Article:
Cross-training activities to watch out for therefore include deep squats, deep lunges, heel drops over a step, rowing machine, push offs in the pool, burpees, mountain climbers, calf stretching.
Best cross training for hamstring injuries
The top (proximal) tendons of the hamstrings attach to the loops at the bottom of the pelvis (ischial tuberosity).
Proximal hamstring tendinopathy is where one of these tendons has become irritated by overload, and is characterised by a deep aching sensation in the buttock when sat down for extended periods of time.
We have a helpful article on how to rehab your hamstring tendinopathy, as well as a discussion of what has helped other runners.
The ache is due to the tendon being simultaneously lengthened and compressed against the ischial tuberosity bone, in a similar way to the Achilles tendon against the heel bone.
Any activity that involves stretching the hamstrings by moving the chest towards the knees can cause the hamstring tendon to become compressed against the bone, irritate it further and potentially delay recovery.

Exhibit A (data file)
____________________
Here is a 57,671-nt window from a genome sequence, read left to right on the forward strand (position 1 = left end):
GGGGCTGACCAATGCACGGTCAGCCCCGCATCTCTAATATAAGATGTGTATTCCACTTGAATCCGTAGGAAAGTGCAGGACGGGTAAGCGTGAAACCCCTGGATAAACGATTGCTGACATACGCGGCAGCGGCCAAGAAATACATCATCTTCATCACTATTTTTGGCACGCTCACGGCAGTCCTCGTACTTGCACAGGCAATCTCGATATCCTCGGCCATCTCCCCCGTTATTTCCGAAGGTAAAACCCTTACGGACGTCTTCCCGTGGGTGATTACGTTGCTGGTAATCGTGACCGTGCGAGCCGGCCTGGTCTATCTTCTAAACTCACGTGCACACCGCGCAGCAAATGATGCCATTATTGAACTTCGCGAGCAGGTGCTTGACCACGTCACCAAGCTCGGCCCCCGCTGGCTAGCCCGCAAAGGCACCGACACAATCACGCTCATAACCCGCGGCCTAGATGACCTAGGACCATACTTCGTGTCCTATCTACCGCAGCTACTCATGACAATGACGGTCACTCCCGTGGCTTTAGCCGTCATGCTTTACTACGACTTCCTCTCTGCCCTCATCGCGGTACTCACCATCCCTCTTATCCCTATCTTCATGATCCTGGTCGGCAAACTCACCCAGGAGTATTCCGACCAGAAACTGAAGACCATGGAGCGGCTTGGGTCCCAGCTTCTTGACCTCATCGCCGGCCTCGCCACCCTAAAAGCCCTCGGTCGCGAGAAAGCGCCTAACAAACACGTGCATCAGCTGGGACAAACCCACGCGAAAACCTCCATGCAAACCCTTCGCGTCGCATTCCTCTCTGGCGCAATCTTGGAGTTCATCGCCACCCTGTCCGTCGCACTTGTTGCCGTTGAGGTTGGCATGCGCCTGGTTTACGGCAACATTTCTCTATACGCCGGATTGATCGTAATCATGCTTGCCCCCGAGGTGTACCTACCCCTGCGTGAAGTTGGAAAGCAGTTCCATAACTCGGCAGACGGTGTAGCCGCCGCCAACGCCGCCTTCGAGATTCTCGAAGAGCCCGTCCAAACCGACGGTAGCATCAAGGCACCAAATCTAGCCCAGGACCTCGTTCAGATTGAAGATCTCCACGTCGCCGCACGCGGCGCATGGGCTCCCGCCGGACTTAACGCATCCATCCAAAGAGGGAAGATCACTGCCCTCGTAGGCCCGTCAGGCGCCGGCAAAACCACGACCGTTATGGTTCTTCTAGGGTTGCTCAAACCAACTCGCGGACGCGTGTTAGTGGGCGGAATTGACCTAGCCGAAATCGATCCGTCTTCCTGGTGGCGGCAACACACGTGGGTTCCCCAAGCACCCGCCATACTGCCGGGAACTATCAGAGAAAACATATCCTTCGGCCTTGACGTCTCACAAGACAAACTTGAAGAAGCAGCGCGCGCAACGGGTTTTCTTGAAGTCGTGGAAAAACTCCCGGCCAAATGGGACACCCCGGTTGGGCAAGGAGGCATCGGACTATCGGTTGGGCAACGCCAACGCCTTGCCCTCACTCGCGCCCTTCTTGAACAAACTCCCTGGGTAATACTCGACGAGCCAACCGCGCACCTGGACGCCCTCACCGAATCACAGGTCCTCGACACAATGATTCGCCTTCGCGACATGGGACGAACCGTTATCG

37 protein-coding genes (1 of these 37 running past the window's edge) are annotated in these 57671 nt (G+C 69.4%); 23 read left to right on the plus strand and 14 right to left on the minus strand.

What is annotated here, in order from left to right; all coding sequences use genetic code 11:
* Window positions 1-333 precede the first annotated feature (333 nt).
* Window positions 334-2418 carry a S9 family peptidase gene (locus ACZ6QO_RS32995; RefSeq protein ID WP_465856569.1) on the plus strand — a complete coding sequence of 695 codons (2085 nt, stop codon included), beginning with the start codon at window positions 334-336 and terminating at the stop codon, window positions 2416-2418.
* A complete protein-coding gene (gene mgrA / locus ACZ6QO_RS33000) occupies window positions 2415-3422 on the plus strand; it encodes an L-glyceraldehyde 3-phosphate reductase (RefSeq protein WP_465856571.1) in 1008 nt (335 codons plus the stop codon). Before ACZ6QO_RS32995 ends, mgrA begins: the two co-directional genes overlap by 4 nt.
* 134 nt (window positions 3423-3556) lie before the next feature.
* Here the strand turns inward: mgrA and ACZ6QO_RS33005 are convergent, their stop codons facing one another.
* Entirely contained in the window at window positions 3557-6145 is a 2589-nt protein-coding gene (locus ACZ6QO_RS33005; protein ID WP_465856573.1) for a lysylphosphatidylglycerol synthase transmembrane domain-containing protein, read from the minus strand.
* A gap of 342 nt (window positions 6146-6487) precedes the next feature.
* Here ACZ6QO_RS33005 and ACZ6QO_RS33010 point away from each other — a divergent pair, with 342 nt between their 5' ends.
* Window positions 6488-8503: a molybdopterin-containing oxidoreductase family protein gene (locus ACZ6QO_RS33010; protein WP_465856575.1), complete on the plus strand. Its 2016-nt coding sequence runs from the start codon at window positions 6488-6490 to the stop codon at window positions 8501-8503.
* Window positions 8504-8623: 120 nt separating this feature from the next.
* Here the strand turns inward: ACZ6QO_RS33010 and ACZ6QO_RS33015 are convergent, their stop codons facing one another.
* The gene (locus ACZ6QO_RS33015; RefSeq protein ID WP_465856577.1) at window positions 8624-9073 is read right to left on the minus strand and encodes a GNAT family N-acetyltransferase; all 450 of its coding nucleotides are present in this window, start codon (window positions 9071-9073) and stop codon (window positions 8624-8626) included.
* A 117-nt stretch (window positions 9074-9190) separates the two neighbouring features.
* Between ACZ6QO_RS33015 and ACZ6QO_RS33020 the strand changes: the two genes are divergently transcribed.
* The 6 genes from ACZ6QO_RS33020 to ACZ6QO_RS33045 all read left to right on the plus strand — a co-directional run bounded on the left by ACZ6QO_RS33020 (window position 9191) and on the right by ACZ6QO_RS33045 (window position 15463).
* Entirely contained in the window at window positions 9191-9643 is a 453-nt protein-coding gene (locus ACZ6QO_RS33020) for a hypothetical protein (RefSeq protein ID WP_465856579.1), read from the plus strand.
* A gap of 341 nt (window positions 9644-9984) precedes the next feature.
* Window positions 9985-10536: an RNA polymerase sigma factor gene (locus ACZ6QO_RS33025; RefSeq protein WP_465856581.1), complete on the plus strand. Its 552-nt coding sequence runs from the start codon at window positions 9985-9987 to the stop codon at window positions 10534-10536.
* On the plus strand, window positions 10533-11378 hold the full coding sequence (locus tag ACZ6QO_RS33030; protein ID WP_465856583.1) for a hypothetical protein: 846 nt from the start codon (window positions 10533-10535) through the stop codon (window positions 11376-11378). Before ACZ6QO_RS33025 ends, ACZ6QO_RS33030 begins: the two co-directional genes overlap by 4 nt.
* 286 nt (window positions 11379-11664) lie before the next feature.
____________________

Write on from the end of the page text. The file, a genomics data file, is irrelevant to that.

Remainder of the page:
Cross-training activities to watch out for therefore include touching the toes, kicking, high knees, deep squats, deep lunges, high knee step climber, rowing, hamstring stretching.
Insertional Gluteal Tendinopathy
Insertional gluteal tendinopathy is where the tendon of the gluteus medius or minimus becomes irritated at the attachment point, i.e. the head (greater trochanter) of the thigh bone (femur).
It is characterised by pain on the top side of the thigh when pushing into the bone or crossing the legs, both of which cause compression of the tendon against the bone.
Any activity that involves stretching the glutes by pulling the symptomatic leg across the body can cause the gluteal tendon to become compressed against the greater trochanter, irritate it further and potentially delay recovery.
Cross-training activities to watch out for therefore include kicking across the body, crossing the legs, lying on the symptomatic side, leg adduction, leg abduction that allows the dominant leg to descend lower than the hips, cycling if your legs drift inwards, glute stretches.